Niru Ratnam

I take my kids to galleries to demonstrate my cultural superiority over the masses

I take my kids to galleries to demonstrate my cultural superiority over the masses
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Jake Chapman, one half of the YBA duo the Chapman Brothers, has been rude about taking children to art galleries. He told the Independent that 'it's as moronic as a child' to expect a child to understand complex modern artists like Jackson Pollock and Mark Rothko as 'children are not human yet'. His forthright views have elicited a predictable response. Stephen Deuchar, the director of the Art Fund (who seems to be angry on a regular basis about some latest insult to the noble visual arts), countered on the Today programme that children can indeed appreciate a work of art deeply. Anthony Gormley told the Times that art is there to be experienced not understood. And the lady who wrote the Vagenda book told the Guardian that she had seen marvellous conceptual art aged three and that 'access to art has made my life better' and that 'art teaches us what it is to be human'.

All of these views miss the mark entirely. Taking one's children to look at modern and contemporary art, as I regularly do, is an important way of demonstrating one's cultural superiority over the masses; but there are very specific ways of doing this. I choose blockbuster exhibitions at Tate Modern and, using my Tate Members card, bypass any queuing, which marks one down as either a tourist, an interloper or someone who has made their gallery visit some sort of special occasion.

Secondly, I make sure I bypass most of the exhibition, walking noisily with the kids and my long-suffering partner through the first few rooms. Then I pick one work somewhere in the middle of the exhibition to stand in front of and talk about in a way that is both highly knowledgeable and disarmingly charming to kids. So for instance in the Klee exhibition, this was a delightful 1925 work called Fish Magic that featured fish, a daisy and a funny man with two noses and three eyes. After five to ten minutes of horsing around near the fish painting, I then moved the family through the rest of the exhibition talking about what we might eat in the member’s room and its nice view. This makes it clear that, for my family, looking at a single Klee fish painting is all part of a rich tapestry of everyday visual cultural experiences that ranges from Peppa Pig to late Malevich.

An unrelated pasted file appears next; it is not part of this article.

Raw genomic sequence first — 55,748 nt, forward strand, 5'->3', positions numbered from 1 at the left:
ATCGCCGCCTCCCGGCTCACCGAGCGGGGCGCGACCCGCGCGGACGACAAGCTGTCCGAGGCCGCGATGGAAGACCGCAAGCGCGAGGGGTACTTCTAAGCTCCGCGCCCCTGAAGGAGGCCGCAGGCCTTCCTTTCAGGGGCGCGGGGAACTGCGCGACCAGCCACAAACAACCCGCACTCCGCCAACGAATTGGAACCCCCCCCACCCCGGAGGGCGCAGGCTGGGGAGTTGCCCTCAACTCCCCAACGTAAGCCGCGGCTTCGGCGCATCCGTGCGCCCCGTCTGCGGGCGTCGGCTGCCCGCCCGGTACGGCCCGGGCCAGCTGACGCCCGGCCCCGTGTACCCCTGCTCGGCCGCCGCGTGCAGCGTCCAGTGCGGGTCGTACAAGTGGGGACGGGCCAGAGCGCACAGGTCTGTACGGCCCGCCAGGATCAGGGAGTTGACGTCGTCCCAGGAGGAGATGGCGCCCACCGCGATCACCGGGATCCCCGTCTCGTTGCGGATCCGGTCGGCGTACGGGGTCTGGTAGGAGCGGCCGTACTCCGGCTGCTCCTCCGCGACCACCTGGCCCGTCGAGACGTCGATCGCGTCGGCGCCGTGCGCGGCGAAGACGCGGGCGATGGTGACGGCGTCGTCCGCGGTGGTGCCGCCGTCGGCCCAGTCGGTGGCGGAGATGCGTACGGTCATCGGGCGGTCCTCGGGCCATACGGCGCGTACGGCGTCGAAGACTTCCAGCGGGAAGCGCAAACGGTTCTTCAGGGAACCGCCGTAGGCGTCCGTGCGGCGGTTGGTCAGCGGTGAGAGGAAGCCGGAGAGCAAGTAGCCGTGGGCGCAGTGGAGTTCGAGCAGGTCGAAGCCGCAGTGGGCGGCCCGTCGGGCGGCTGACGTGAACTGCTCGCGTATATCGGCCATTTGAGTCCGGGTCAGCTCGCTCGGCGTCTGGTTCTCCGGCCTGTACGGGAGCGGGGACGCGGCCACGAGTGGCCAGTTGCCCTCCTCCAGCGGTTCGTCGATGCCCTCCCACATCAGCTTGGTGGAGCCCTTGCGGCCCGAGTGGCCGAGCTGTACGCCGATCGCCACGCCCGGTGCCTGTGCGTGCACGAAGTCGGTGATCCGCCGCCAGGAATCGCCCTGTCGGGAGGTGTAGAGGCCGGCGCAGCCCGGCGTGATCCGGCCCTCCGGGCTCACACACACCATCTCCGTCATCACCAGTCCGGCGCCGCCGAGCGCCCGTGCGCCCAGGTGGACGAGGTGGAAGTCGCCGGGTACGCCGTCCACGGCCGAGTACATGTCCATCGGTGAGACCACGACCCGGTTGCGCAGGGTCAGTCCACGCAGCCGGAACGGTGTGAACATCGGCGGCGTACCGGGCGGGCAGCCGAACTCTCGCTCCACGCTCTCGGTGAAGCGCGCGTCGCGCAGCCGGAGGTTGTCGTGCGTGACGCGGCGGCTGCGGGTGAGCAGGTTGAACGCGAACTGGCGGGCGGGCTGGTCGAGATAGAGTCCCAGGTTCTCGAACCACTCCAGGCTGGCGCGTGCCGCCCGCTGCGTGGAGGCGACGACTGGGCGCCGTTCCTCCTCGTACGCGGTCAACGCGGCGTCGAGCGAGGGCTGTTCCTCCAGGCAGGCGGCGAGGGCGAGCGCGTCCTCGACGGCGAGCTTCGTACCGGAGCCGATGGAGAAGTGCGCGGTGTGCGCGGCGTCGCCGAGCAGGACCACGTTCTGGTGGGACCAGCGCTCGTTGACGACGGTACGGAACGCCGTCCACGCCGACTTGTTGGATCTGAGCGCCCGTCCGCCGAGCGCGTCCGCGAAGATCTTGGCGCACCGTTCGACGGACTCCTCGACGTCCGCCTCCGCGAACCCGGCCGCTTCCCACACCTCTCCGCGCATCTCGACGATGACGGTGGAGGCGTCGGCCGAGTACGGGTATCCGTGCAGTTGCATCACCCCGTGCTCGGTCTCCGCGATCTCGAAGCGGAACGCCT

Jake Chapman makes a simple mistake in assuming that most adult visitors understand the modern art they are looking at, and that children are somehow not ready. This is simply not the case. Most adults have no idea what modern art is about. They are there so they can tell their friends back in Winchester that they had a splendid educational day out in London. It is likely that poor Jake is still smarting from reviews of the Chapman brothers show at the Serpentine earlier this year. The Guardian’s critic, Adrian Searle, concluded his review by asking, 'Will children be horrified, corrupted or given nightmares if they see this show?', and answered it by suggesting that kids 'might just want to go home and make a Chapman for themselves'. Kids knocking out do-it-yourself Chapmans? No wonder Jake wants them banned from museums.